As a firm, we are lucky enough to be financially sound and not dependent on bank or other borrowing. A suggestion that we should seek to expand our disputes presence by carrying large WIP or disbursement balances would have been alien to the firm’s nature, as would have been any introduction of unstable bank borrowing. We have also watched with interest the development of own side ATE insurance. However, funding has proved already to be a sensible way of running the disputes practice—and the portfolio approach seems the altogether logical way forward for us.
You oversaw a review of potential third-party finance partners to arrive at the deal with Burford. What advice would you offer your peers at other firms that are considering similar reviews?
I spoke to a large number of funders during the process of establishing the portfolio. I was struck by how willing most were to consider the concept, or had already been mulling it over. I learnt a great deal from my conversations and they helped considerably in defining the firm’s thinking. Some funders were constitutionally unable to offer a portfolio approach; some were simply too small to do so. None were downright antagonistic to the concept.
When I first made use of funding, I approached the funder on the equivalent of bended knee, with little idea of what I wanted or what was possible. More recent experience has enabled us to be more specific in our searches. If embarking on the portfolio quest, it is vital to be realistic about what you actually want; to define the areas where you principally see the funding being used; and to articulate to the funder how you see the scheme working. My experience of funders was that they mostly showed a degree of flexibility and creativity and working with you to achieve the right solution is paramount.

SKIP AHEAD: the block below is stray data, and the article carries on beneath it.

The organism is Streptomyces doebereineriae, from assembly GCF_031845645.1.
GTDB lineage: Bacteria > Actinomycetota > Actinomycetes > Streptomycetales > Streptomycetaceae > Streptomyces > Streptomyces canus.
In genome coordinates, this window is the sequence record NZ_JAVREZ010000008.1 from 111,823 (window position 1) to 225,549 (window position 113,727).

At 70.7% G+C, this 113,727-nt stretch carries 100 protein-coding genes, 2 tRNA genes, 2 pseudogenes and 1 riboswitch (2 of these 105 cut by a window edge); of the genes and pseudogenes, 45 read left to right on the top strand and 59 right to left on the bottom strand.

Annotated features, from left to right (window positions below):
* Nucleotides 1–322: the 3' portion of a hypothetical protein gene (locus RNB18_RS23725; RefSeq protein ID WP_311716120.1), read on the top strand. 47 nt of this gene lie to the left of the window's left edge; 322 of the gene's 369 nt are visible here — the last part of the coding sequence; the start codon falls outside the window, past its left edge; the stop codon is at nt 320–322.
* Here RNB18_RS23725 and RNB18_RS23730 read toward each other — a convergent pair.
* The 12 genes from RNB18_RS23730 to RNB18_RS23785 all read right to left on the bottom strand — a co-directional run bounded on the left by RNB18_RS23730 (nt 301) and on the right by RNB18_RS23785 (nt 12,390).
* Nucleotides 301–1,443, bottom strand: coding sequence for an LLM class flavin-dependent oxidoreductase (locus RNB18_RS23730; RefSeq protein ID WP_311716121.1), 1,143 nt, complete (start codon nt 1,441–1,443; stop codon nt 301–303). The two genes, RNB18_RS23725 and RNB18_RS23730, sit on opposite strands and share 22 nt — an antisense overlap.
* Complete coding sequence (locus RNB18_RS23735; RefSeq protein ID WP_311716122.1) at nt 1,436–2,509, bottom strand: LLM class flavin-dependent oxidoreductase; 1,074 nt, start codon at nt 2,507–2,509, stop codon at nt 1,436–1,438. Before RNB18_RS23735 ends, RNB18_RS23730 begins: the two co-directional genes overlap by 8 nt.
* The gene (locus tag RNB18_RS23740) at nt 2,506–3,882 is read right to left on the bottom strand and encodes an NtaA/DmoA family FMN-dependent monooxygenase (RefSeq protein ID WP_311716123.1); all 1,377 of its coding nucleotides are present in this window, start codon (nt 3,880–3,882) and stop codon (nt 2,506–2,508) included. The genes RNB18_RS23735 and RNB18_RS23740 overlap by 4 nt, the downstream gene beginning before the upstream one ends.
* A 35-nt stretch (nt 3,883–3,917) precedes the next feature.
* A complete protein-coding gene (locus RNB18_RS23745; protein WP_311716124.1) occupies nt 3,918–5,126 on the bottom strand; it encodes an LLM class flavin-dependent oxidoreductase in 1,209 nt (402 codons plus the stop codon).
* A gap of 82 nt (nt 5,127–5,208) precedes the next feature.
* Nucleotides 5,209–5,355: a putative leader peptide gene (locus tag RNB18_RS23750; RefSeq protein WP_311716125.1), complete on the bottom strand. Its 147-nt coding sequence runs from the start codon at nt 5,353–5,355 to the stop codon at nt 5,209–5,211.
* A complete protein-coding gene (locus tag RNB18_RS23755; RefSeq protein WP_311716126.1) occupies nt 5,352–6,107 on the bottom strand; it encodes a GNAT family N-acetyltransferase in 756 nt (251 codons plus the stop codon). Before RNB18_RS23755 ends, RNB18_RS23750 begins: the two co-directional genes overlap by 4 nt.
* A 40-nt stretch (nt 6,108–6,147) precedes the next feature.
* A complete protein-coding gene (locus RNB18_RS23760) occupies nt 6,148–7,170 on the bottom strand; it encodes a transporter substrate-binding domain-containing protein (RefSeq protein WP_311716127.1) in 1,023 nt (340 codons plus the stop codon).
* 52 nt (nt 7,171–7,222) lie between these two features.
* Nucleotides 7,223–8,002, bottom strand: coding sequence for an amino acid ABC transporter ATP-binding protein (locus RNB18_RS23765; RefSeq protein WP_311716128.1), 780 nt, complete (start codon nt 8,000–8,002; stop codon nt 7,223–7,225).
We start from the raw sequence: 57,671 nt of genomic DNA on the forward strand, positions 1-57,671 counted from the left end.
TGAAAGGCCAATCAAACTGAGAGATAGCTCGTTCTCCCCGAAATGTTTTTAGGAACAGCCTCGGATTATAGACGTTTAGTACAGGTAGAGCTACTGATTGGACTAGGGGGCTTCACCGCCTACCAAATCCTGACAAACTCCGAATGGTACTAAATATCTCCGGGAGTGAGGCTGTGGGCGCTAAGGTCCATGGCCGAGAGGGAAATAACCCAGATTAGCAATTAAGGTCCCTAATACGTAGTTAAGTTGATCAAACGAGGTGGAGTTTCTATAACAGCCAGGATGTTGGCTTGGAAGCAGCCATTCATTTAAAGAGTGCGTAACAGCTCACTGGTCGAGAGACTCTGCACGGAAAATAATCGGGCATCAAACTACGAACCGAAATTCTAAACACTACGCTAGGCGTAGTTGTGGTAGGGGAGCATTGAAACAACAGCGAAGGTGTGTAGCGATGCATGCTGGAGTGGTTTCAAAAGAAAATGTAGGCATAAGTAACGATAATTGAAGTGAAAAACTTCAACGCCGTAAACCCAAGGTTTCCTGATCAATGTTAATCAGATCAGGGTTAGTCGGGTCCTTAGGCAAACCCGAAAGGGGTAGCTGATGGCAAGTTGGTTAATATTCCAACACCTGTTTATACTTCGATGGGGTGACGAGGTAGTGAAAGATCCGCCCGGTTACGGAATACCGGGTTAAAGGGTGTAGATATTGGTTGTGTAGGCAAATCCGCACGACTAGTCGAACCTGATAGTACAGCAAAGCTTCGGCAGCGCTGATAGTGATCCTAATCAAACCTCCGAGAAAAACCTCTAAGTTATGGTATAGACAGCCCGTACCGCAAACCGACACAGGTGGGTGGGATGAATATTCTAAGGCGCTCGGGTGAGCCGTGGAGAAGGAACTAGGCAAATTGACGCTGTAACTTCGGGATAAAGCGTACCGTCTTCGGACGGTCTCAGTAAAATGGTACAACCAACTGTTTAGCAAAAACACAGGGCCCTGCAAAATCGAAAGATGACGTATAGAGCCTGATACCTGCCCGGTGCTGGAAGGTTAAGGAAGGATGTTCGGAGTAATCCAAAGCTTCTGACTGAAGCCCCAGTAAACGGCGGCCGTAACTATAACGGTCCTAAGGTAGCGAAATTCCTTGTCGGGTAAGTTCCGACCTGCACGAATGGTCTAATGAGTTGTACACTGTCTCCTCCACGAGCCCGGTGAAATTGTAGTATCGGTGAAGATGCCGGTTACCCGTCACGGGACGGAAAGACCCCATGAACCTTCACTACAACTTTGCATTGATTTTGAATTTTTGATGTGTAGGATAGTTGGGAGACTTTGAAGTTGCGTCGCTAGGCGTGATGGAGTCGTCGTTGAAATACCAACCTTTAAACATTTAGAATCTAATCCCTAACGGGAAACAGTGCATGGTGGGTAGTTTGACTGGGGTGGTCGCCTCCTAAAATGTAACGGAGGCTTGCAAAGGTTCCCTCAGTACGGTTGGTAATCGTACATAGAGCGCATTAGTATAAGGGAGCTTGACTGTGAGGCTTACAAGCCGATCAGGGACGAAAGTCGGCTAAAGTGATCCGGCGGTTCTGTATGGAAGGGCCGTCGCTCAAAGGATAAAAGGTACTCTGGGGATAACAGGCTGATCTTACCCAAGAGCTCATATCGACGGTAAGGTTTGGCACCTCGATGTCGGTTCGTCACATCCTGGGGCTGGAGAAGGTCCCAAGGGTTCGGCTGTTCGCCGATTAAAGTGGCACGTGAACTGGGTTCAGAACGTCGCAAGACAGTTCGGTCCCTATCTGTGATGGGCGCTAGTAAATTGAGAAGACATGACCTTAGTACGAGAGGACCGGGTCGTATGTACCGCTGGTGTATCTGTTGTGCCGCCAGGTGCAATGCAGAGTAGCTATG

Of course, while a funding portfolio is above all a commercial arrangement, it is likely to be the culmination of a longer relationship. Trust matters. Funders who know they can rely on the budgeting, project management and commercial nous of their law partners will be far more likely to want a wider involvement. One funder said to me: “At the end of the day, with all the metrics and clauses of funding agreements in place, are these people we want to do business with?”
I am glad that we passed that test with Burford!
It has been said that in-house lawyers are five or so years behind private practice lawyers in awareness of litigation finance. Has that been your experience? How have your clients responded to the news about your portfolio?
I think that funders have always felt that the legal profession has been slow on the funding uptake! Since the main source of information for clients has been that very profession, it is hardly surprising that the news has taken time to percolate through. In addition, the sheer length of the chain between funders, lawyers, in-house counsel, finance directors and main boards has made speedy transmission of ideas difficult; particularly so against a backdrop of litigation having been seen as a drain on time and reserves rather than an asset to be realised.
My own experience is that some clients have taken the lead in demanding that we find ways of making litigation more attractive. Others have been pleasantly surprised that we have been able to offer options. There is no doubt that now we are rightly expected to do so.
The overwhelming response to the portfolio of both our clients and contacts has been to give three hearty cheers. It is early days as I write this—a matter of weeks after signing up the deal—but already I am asking myself the question one client asked me when I told him about it, “Why did it take you so long to do something so commercially obvious?”